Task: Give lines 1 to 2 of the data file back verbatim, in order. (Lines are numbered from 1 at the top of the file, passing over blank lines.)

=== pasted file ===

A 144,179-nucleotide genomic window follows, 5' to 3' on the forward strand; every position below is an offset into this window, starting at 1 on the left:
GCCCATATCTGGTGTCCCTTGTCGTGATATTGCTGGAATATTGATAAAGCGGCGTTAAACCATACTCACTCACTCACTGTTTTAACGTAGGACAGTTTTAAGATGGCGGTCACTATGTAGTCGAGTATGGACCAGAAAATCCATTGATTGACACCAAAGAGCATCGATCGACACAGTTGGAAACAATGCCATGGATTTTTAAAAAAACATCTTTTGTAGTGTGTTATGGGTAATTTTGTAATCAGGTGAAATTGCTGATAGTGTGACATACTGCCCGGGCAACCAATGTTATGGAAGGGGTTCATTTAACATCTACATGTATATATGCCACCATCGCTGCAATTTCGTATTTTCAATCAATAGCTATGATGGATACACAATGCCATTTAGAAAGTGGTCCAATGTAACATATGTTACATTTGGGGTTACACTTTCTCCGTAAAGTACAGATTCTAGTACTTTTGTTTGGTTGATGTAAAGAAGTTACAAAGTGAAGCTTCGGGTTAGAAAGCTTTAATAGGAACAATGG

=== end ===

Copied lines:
A 144,179-nucleotide genomic window follows, 5' to 3' on the forward strand; every position below is an offset into this window, starting at 1 on the left:
GCCCATATCTGGTGTCCCTTGTCGTGATATTGCTGGAATATTGATAAAGCGGCGTTAAACCATACTCACTCACTCACTGTTTTAACGTAGGACAGTTTTAAGATGGCGGTCACTATGTAGTCGAGTATGGACCAGAAAATCCATTGATTGACACCAAAGAGCATCGATCGACACAGTTGGAAACAATGCCATGGATTTTTAAAAAAACATCTTTTGTAGTGTGTTATGGGTAATTTTGTAATCAGGTGAAATTGCTGATAGTGTGACATACTGCCCGGGCAACCAATGTTATGGAAGGGGTTCATTTAACATCTACATGTATATATGCCACCATCGCTGCAATTTCGTATTTTCAATCAATAGCTATGATGGATACACAATGCCATTTAGAAAGTGGTCCAATGTAACATATGTTACATTTGGGGTTACACTTTCTCCGTAAAGTACAGATTCTAGTACTTTTGTTTGGTTGATGTAAAGAAGTTACAAAGTGAAGCTTCGGGTTAGAAAGCTTTAATAGGAACAATGG